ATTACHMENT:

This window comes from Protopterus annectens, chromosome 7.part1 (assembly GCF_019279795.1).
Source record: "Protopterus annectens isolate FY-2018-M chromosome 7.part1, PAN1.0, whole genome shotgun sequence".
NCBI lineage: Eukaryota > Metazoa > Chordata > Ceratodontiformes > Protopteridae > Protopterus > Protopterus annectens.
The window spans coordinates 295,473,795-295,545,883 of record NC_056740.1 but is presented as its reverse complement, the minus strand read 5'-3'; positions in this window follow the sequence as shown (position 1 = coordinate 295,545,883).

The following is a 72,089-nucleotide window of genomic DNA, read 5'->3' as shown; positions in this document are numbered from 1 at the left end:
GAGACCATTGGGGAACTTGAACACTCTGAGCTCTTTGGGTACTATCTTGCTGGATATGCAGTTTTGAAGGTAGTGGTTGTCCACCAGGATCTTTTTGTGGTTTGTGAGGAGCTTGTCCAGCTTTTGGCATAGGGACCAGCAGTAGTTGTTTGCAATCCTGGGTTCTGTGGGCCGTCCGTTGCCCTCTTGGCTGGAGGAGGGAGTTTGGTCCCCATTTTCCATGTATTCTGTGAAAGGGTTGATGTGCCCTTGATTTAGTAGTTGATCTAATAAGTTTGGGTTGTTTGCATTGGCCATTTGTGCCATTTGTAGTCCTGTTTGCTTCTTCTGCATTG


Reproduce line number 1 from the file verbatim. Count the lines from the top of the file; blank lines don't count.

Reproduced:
This window comes from Protopterus annectens, chromosome 7.part1 (assembly GCF_019279795.1).